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Thursday, March 11, 2010

Raven Stole the Moon by Garth Stein

Raven Stole the Moon: A NovelPublisher: Harper Paperbacks
ISBN: 0061806382
Pages: 464 pgs
Genre: Contemporary Fiction
Challenges-Read’n’Review Challenge, 100+ Reading Challenge

 Publisher’s Description:
When Jenna Rosen abandons her comfortable Seattle life to visit Wrangell, Alaska, it's a wrenching return to her past. The hometown of her Native American grandmother, Wrangell is located near the Thunder Bay Resort, where Jenna's young son, Bobby, disappeared two years before. His body was never recovered, and Jenna is determined to lay to rest the aching mystery of his death. But whispers of ancient legends begin to suggest a frightening new possibility about Bobby's fate, and Jenna must sift through the beliefs of her ancestors, the Tlingit, who still tell of powerful, menacing forces at work in the Alaskan wilderness. Armed with nothing but a mother's protective instincts, Jenna's quest for the truth behind her son's disappearance is about to pull her into a terrifying and life-changing abyss.

My Review:
I had no idea what to expect with Raven Stole the Moon. I was wavering between an intense family drama or a mythology infused fantasy. Turns out that it was a mixture of both and it could not have been better. I was not really expecting to like Raven Stole the Moon as much as I did but it was really interesting and quite the engrossing read.

I was really pleased to find that the characters were not one dimensional. They all went through a journey in this book and they were all well-rounded. The characters had layers without being too complex. Jenna was amazing. I couldn’t blame her for leaving Robert at all. He was completely unlikeable at the beginning of the book. He did not treat Jenna well at all. I did begin to see his reasoning as the book went on but in the beginning, he was just terrible. I began the book severely annoyed with both Robert and Jenna but finished with a respect for the journey and growth of both characters.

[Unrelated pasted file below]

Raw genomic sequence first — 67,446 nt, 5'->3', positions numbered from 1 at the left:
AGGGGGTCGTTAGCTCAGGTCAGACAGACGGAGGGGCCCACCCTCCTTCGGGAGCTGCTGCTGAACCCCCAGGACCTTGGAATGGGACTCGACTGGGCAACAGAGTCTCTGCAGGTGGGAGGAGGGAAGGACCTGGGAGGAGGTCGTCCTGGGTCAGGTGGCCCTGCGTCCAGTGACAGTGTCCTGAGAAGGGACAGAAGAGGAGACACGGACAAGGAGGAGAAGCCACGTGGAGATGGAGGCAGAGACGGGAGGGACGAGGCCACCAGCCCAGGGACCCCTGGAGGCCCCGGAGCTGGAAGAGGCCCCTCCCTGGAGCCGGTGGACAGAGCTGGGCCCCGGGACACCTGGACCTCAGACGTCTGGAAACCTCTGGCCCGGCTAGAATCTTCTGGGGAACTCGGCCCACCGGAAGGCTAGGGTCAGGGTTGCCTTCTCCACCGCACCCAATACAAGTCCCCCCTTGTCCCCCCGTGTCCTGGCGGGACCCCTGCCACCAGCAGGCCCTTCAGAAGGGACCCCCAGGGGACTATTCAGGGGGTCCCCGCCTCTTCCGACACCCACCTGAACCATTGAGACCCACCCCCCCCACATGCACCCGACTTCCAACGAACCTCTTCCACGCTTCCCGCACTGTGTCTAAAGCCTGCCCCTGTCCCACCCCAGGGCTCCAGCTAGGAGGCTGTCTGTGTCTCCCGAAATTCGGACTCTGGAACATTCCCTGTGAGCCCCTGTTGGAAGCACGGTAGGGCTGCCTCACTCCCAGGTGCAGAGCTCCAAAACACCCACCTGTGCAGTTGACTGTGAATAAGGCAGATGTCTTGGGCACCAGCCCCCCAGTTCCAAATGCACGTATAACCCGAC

I was really pleased that the Tlingit folklore and culture played such a strong and important role in Raven Stole the Moon. Garth Stein weaves the folklore into the story seamlessly. This results in a rather interesting combination of family drama,, romance, and fantasy that really should not work so well but it does.The writing is also magnificent. Some of the more action packed and emotional scenes were just beautiful to read. I also usually have a bit of a dislike of the alternating point of view narrative style but I really liked it here. It gave us everyone’s perspective without any character becoming vapid or one dimensional. 

Raven Stole the Moon was an absolute joy to read. It was engrossing and interesting. I would recommend it to anyone looking for a good family drama.
*A copy of this book was provided to me by the publisher for review. My opinion is my own and has not been influenced in any way and any monies made from associate or affiliate accounts are recycled back into the blog.

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